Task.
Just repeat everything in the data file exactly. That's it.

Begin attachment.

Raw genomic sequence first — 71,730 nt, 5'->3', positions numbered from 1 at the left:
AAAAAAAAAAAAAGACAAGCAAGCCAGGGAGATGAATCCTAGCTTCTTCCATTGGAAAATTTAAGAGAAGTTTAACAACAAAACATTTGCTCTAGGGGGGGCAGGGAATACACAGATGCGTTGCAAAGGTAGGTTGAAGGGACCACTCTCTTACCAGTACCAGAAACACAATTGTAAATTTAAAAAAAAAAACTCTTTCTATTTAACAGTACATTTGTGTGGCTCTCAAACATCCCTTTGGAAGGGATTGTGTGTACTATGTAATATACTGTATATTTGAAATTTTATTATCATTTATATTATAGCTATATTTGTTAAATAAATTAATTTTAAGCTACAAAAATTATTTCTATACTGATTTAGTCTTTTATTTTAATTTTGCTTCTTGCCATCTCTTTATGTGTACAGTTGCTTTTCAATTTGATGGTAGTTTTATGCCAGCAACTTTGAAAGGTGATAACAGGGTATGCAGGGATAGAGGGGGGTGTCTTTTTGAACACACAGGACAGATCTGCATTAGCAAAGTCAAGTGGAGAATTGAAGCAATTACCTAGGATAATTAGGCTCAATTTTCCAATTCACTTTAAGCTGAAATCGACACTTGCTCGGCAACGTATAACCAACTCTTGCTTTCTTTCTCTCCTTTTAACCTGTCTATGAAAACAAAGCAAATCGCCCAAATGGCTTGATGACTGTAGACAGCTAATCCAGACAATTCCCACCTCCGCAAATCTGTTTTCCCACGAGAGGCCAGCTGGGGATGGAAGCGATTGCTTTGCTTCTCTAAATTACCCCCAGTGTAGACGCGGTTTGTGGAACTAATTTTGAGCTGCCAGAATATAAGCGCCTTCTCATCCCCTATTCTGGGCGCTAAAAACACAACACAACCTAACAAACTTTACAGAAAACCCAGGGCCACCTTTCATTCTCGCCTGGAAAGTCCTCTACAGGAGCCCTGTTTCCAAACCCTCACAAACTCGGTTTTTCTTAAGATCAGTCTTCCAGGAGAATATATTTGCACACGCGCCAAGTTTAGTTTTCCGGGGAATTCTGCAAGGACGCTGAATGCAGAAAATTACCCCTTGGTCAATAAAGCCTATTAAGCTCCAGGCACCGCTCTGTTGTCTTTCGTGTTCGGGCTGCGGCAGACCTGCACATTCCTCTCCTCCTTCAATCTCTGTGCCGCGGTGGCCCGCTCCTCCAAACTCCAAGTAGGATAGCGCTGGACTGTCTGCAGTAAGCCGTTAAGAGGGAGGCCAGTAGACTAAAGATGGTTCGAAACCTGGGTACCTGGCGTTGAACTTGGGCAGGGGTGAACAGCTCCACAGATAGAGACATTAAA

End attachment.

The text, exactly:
Raw genomic sequence first — 71,730 nt, 5'->3', positions numbered from 1 at the left:
AAAAAAAAAAAAAGACAAGCAAGCCAGGGAGATGAATCCTAGCTTCTTCCATTGGAAAATTTAAGAGAAGTTTAACAACAAAACATTTGCTCTAGGGGGGGCAGGGAATACACAGATGCGTTGCAAAGGTAGGTTGAAGGGACCACTCTCTTACCAGTACCAGAAACACAATTGTAAATTTAAAAAAAAAAACTCTTTCTATTTAACAGTACATTTGTGTGGCTCTCAAACATCCCTTTGGAAGGGATTGTGTGTACTATGTAATATACTGTATATTTGAAATTTTATTATCATTTATATTATAGCTATATTTGTTAAATAAATTAATTTTAAGCTACAAAAATTATTTCTATACTGATTTAGTCTTTTATTTTAATTTTGCTTCTTGCCATCTCTTTATGTGTACAGTTGCTTTTCAATTTGATGGTAGTTTTATGCCAGCAACTTTGAAAGGTGATAACAGGGTATGCAGGGATAGAGGGGGGTGTCTTTTTGAACACACAGGACAGATCTGCATTAGCAAAGTCAAGTGGAGAATTGAAGCAATTACCTAGGATAATTAGGCTCAATTTTCCAATTCACTTTAAGCTGAAATCGACACTTGCTCGGCAACGTATAACCAACTCTTGCTTTCTTTCTCTCCTTTTAACCTGTCTATGAAAACAAAGCAAATCGCCCAAATGGCTTGATGACTGTAGACAGCTAATCCAGACAATTCCCACCTCCGCAAATCTGTTTTCCCACGAGAGGCCAGCTGGGGATGGAAGCGATTGCTTTGCTTCTCTAAATTACCCCCAGTGTAGACGCGGTTTGTGGAACTAATTTTGAGCTGCCAGAATATAAGCGCCTTCTCATCCCCTATTCTGGGCGCTAAAAACACAACACAACCTAACAAACTTTACAGAAAACCCAGGGCCACCTTTCATTCTCGCCTGGAAAGTCCTCTACAGGAGCCCTGTTTCCAAACCCTCACAAACTCGGTTTTTCTTAAGATCAGTCTTCCAGGAGAATATATTTGCACACGCGCCAAGTTTAGTTTTCCGGGGAATTCTGCAAGGACGCTGAATGCAGAAAATTACCCCTTGGTCAATAAAGCCTATTAAGCTCCAGGCACCGCTCTGTTGTCTTTCGTGTTCGGGCTGCGGCAGACCTGCACATTCCTCTCCTCCTTCAATCTCTGTGCCGCGGTGGCCCGCTCCTCCAAACTCCAAGTAGGATAGCGCTGGACTGTCTGCAGTAAGCCGTTAAGAGGGAGGCCAGTAGACTAAAGATGGTTCGAAACCTGGGTACCTGGCGTTGAACTTGGGCAGGGGTGAACAGCTCCACAGATAGAGACATTAAA